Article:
Saturday’s schedule was underwhelming to say the least, a day filled with artists I never bothered to check out and bands that seemed undeserving of Pitchfork’s raves, but their mass coverage of the artist before the album seemed to predicate them attaching a best new music tag to the group’s album or single — artists like Gang Gang Dance and Julianna Barwick. Fittingly, I saw Bethany Cosentino of Best Coast walking around during the day.
I didn’t bother showing up until No Age played– again, one of those bands I just never got around to. Their two-person punk rock was energetic, but the show made me wish I was watching the more energetic, anthemic, and impressive Japandroids. Guitarist Randy Randall’s rig was nothing short of impressive, with three huge cabinets and a massive array of effects pedals, but he only ever seemed to use one distortion sound and, at the beginnings of songs, would occasionally loop and delay the feedback that inevitably ended every song. Perhaps I missed something due to the sound levels; clearly, the engineers were still tuned in to dance act Chrissy Murderbot, who had played the Red Stage before No Age, as the only thing audible for a good half of No Age’s set was drummer and vocalist Dean Allen Spunt’s bass drum. Indeed, bass-heavy mixes were a complaint for most of the festival.
Following No Age, I vaguely watched Gang Gang Dance, but aside from “Mindkilla”, they did almost nothing exciting, even with their extraneous band member/interpretive dancer who spent the entire set waving a small flag around. Following Gang Gang Dance was the first impressive set of the night– Destroyer. Dan Bejar, with Neko Case and children watching from the side, performed many songs from his excellent 2011 album, Kaputt. Perhaps the most impressive aspect of the entire set was the band’s ability to replicate every sound on the album live, including the reverb-drenched horns. Indeed, Bejar spent a lot of time crafting his live sound to replicate his studio sound, right down to his vocal inflections, made more impressive because Bejar almost speaks while he sings. He lectures the audience: “Don’t be ashamed or disgusted with yourselves.” Bejar, the seasoned performer, had audience members following his every word.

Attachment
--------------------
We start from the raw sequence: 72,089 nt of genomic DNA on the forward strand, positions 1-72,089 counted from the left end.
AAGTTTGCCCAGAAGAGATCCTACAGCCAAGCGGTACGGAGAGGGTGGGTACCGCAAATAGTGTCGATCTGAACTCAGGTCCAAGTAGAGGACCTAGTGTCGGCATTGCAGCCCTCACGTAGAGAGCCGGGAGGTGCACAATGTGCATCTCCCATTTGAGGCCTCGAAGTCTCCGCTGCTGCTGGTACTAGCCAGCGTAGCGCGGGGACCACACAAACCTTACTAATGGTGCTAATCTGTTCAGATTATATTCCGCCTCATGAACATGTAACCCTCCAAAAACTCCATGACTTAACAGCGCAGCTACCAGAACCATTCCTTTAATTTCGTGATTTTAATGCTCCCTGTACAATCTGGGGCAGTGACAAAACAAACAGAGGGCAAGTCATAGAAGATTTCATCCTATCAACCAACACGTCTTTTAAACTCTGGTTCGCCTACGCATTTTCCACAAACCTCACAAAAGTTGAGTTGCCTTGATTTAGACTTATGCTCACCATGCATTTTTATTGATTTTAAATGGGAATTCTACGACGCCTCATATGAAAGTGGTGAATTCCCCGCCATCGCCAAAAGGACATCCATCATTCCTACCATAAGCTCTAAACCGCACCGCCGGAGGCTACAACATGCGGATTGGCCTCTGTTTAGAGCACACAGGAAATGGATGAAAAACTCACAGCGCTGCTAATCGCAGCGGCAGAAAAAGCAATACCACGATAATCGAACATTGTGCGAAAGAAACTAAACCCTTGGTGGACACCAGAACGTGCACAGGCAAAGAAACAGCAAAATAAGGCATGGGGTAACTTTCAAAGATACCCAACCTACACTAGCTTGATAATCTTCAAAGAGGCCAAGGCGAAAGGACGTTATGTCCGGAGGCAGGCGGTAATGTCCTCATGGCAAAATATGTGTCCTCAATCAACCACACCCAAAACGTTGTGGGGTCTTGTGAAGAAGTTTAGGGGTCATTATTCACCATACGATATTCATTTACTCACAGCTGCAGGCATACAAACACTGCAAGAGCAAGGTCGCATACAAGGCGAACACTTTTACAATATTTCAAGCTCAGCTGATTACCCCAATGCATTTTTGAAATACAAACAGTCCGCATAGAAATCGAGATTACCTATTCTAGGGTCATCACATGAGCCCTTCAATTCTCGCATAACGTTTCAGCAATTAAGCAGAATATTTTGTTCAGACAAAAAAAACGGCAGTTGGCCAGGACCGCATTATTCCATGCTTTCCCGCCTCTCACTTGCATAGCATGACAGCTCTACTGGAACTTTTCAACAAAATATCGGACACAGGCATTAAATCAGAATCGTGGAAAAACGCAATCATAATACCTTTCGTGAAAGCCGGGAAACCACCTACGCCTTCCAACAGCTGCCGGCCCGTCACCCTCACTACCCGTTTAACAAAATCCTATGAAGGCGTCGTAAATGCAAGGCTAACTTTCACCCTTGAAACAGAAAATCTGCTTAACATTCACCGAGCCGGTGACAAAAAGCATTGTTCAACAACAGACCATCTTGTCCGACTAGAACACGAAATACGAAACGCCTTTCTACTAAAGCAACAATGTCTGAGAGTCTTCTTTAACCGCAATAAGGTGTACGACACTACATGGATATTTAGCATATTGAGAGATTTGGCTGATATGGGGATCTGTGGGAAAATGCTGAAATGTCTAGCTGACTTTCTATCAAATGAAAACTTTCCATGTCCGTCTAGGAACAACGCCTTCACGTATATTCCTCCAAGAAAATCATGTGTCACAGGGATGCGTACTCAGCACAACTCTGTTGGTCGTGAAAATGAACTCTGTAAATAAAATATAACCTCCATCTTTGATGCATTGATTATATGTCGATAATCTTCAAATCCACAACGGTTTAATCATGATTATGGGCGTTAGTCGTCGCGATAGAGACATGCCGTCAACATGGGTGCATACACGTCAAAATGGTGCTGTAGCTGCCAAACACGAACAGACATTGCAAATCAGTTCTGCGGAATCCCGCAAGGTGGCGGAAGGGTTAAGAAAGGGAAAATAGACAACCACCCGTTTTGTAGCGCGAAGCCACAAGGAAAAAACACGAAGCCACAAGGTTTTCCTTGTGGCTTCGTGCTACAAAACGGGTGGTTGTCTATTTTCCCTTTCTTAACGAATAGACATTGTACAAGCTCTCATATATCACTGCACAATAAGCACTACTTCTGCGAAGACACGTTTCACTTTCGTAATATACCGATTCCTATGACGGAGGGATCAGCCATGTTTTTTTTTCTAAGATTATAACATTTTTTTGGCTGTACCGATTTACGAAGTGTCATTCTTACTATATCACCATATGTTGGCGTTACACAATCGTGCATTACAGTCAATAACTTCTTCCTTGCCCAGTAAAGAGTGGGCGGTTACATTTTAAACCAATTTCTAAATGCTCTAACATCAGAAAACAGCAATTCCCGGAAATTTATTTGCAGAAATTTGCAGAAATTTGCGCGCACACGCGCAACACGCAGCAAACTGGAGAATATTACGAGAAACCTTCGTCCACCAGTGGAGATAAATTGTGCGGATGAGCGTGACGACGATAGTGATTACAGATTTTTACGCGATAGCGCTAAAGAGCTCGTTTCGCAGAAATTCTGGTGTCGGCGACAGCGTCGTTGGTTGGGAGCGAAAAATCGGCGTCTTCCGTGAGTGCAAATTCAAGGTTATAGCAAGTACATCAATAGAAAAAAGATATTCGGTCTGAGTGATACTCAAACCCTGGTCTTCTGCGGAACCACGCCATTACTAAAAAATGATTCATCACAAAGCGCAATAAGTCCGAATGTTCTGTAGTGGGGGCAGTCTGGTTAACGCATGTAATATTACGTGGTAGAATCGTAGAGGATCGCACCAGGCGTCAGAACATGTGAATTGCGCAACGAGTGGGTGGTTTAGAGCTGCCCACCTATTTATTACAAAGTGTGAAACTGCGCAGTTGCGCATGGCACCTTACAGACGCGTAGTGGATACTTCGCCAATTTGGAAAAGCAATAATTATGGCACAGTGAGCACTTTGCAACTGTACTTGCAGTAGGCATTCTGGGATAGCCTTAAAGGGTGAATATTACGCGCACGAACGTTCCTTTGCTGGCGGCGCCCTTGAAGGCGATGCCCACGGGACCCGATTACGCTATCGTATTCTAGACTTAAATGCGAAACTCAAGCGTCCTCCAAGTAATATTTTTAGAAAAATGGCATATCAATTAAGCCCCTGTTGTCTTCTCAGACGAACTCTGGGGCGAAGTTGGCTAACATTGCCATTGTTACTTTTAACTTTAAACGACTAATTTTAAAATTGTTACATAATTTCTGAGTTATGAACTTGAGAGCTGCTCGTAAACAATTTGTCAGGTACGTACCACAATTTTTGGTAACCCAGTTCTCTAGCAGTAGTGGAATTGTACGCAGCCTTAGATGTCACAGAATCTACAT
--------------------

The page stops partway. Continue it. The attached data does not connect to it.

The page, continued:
Skipping out on the Dismemberment Plan and the Radio Dept. for much needed nourishment, the next set I saw was DJ Shadow, who unfortunately had to compete with the sunlight to perform his complete set. Shadow normally performs behind a giant ball where two projectors reflect a light show off of the ball onto a projector screen for, from what I could gather in the light of the sunset, a pretty mesmerizing show. Unfortunately, about halfway through, Shadow gave up and rotated the ball to reveal its open backside where he performed from. Not used to having a crowd able to see him, Shadow performed about as energetically as any DJ in his or her bedroom, but honestly, it hardly mattered. Shadow’s set ruled. He dedicated about half of the set to what people knew– cuts from Endtroducing… But instead of simply playing them, he gave them a new dubstep and drum and bass influenced aesthetic, making songs like “Building Steam with a Grain of Salt” a manic energy. He also played some songs from his new album, including “I Gotta Rokk”, and giving them the same remix treatment. He even spun a full remix of Lil Wayne’s “A Milli” near the end of the set. Although set back by sunlight and a lack of physical energy, Shadow is a seasoned, classic DJ who can run a party at any time of the day.
Finally, Fleet Foxes closed the night. Perhaps I’m biased, giving their Helplessness Blues a perfect score in my review– my first such rating on a new release– but their show was, to me, simply resplendent. Unlike many bands, who will play through their album in order, thinking that their flow on an album translates perfectly to the stage, Fleet Foxes changed up everything in their setlist to make something new out of completely familiar songs. Surprisingly, they opened with the instrumental “The Cascades”, flowing into Helplessness Blues closer “Grown Ocean”. It was a bold move, and one they sold with complete conviction, with the instrumental opening building into one of the most energetic songs they’ve composed to date. The most unexpected songs, like “Blue Ridge Mountains”, gave the most chills. Once again, the sound engineers fed too much bass into the mix at times, even making the band’s upright bass sound too dominant, but as the levels evened out, the better the show became. My only complaint: no “Montezuma”. While they ditched Helplessness Blues’ opening for something more powerful, surely one of the album’s best cuts could fit the set elsewhere. Otherwise, the rest of their best songs made an appearance, including the one-two punch of “White Winter Hymnal” and “Ragged Wood” from the group’s self-titled debut. Pecknold’s vocals were pitch-perfect, down to the rasp in “The Shrine/An Argument” when he sings, “Sunlight over me no matter what I do.” The harmonies were effervescent. Subjectively, Fleet Foxes put on the best show of the festival.